Europe’s migration crisis is helping Britain’s campaign to curb or regulate freedom of movement within Europe as it tries to renegotiate the terms of its EU membership, the foreign secretary has said.
Speaking in Brussels on Tuesday evening in the midst of two days of talks on the referendum campaign, Philip Hammond signalled that resistance in eastern Europe, especially to migration from the Middle East, was making it easier for London to make its case against freedom of movement within the union, since most recent EU immigrants to Britain are from the newer member states in the east.
Hammond’s remarks came as four eastern countries were outvoted in a crucial decision to impose refugee quotas across the EU for the first time and share 120,000 arrivals between member states.
“Interestingly, some of the countries, as we have seen today, who have the most robust views on the external migration agenda, have been the ones also with the very strong views around no change to freedom of movement internally,” said Hammond.
“The migration crisis has thrown into stark relief some of the issues that the European Union has to deal with, some of the questions we have to address. That plays directly into some of the issues that we are raising in our renegotiation proposition.”
Hammond is in Brussels to see European commission officials and MEPs, including the parliament president, Martin Schulz. Hammond made clear the UK was not in any hurry to conclude the negotiations, despite frustration elsewhere in the EU at the vagueness of David Cameron’s demands. The prime minister is to discuss Britain’s demands for a new deal with Donald Tusk, the president of the European council, in Brussels on Thursday.
Cameron stepped up his efforts to woo key EU players on his plans for the union when he held private talks on Tuesday night with the French president, François Hollande, probably the senior European politician most hostile to the UK proposals.
French government sources are said to be looking for greater precision on what the UK wants from renegotiation before an in/out referendum due to be held before 2017. Cameron is likely to avoid revealing details of his plans before the Conservative conference in a fortnight as he continues to gauge the private reaction of EU leaders. His aides suggested Cameron would disclose more of his plans nearer to the time of the European heads of government summit in December.
Cameron is eager to ensure the conference is not taken up with speculation about the referendum date or battles between pro- and anti-Europeans. He has already announced the Conservative party will adopt a position of neutrality in the referendum itself, but that leaves undecided the issue of the government stance, including whether ministers will be allowed to remain in post during the referendum if they wish to oppose continued British membership of the EU.
Hollande’s dinner and overnight stay at Chequers was also due to cover a strategy for Syria in light of growing signs that the president, Bashar al-Assad, is being shored up by additional military help from Russia and Iran. Hollande has said in principle he is willing to join the US bombing campaign against Islamic State in northern Syria, but Cameron is waiting to see how opinion develops in the Labour party in the wake of the election of Jeremy Corbyn as leader. The US bombing campaign has been under way for exactly a year, and there is a widespread view that it is having little impact in Syria, even if it has contained Isis in Iraq.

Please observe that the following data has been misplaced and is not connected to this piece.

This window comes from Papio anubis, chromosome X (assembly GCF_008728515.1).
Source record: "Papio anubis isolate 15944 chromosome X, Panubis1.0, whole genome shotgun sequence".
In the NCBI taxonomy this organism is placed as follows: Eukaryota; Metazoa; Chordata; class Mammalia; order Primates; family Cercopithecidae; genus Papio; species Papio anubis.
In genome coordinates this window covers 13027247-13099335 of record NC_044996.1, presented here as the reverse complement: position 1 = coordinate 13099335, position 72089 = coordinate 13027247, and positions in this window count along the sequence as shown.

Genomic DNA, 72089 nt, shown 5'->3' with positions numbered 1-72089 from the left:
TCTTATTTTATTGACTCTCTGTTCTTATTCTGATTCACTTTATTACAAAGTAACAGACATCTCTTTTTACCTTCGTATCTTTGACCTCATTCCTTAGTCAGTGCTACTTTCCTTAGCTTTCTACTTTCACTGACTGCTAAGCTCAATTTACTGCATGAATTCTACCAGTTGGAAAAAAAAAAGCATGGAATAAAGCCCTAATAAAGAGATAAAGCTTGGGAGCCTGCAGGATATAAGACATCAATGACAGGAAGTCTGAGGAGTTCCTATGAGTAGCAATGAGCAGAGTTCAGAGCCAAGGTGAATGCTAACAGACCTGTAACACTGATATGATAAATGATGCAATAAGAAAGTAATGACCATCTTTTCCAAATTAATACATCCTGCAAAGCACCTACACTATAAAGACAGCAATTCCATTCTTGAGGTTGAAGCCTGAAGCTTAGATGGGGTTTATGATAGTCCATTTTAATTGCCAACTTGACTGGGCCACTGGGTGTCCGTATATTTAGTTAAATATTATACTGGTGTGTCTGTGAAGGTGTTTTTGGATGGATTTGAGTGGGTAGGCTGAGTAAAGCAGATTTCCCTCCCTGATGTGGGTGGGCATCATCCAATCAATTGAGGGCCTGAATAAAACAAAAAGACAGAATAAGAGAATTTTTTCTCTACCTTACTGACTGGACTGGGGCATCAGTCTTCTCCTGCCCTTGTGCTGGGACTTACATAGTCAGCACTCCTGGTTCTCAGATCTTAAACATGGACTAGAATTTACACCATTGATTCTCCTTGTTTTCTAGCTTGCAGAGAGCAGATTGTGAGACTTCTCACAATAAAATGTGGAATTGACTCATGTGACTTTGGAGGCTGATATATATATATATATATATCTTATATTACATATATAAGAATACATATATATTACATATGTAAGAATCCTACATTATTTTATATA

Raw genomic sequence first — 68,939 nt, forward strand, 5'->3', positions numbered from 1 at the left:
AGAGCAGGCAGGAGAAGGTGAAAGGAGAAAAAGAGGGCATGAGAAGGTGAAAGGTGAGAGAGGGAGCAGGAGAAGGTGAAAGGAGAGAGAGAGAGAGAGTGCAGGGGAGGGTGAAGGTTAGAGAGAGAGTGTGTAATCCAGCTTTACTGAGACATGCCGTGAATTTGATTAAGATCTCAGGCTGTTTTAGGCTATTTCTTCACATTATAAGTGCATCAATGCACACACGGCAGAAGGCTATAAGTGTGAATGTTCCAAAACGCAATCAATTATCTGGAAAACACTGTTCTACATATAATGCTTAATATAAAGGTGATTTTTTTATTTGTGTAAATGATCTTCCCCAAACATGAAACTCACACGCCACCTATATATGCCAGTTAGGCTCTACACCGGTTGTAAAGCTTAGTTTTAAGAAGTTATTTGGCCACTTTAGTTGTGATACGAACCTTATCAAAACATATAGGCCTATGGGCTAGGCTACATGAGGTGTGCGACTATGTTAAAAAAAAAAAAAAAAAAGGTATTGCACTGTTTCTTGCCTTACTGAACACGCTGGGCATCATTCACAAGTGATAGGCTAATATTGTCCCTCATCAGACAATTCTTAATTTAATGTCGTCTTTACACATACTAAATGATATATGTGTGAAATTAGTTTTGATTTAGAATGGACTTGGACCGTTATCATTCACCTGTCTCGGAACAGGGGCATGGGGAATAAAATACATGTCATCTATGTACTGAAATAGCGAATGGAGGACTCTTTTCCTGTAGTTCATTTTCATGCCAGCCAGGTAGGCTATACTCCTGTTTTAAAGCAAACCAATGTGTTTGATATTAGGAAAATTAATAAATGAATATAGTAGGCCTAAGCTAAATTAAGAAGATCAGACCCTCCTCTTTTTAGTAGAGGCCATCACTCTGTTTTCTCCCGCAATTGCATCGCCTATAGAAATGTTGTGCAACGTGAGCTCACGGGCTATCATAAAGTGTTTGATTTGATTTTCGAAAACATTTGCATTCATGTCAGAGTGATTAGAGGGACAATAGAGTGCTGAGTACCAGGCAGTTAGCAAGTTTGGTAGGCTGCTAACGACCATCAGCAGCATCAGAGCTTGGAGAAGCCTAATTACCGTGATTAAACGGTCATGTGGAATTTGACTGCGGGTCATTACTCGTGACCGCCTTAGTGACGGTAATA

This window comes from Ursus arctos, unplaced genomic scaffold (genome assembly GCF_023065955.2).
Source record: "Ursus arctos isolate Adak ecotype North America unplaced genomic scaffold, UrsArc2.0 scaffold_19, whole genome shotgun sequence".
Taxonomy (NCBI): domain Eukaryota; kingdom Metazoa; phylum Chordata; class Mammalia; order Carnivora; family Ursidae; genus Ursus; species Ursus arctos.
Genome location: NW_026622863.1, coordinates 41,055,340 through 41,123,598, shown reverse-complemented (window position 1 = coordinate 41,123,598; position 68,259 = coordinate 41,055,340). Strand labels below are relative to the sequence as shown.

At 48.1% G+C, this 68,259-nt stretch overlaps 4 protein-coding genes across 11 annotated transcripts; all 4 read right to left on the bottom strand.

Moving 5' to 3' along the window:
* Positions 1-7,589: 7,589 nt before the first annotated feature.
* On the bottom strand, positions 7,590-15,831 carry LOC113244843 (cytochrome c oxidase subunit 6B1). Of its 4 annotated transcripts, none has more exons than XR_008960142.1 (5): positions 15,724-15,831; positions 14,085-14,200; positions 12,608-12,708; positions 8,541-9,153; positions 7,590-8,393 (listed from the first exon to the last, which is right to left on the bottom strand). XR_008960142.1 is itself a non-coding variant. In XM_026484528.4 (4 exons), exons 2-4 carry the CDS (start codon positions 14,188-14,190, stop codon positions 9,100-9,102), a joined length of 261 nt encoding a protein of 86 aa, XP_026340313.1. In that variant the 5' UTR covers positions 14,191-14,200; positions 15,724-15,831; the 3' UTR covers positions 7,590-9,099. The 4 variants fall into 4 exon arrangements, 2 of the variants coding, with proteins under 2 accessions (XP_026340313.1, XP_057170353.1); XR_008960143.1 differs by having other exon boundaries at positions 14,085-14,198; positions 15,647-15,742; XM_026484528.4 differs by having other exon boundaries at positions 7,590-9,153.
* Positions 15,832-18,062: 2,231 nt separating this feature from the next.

Speaking in Brussels, Hammond admitted that freedom of movement and social benefits for EU citizens in Britain were the most difficult part of the British agenda to sell. Given that Poland supplies the bulk of new EU citizens living and working in Britain, the foreign secretary said no serious negotiations would get under way until after a new government is installed in Warsaw following elections on 25 October.
In Brussels the timetable is said to be that Tusk will outline a proposed deal to keep Britain in the EU at the December summit. But Hammond stated that this was premature.
“The really serious negotiations will take place in 2016,” he said, adding that the December summit would only mark the start of that process.
Despite the impatience of EU partners to get a more detailed idea of Cameron’s wish list, Hammond indicated that the government was still engaged in a fishing expedition, exploring ideas for change with EU governments to gauge where it might press its demands more productively.
“It’s not a question of having a hard and fast set of demands,” he said. “There’s no point in going charging in with a fixed and firm agenda.”
Hammond said the negotiations could drag on until next summer and that the prime minister would not set the date for the referendum until a package of reforms had been agreed. If the issue was settled, the referendum would follow four months later.
This article was written by Ian Traynor in Brussels and Patrick Wintour Political editor, for theguardian.com on Tuesday 22nd September 2015 22.06 Europe/Londonguardian.co.uk © Guardian News and Media Limited 2010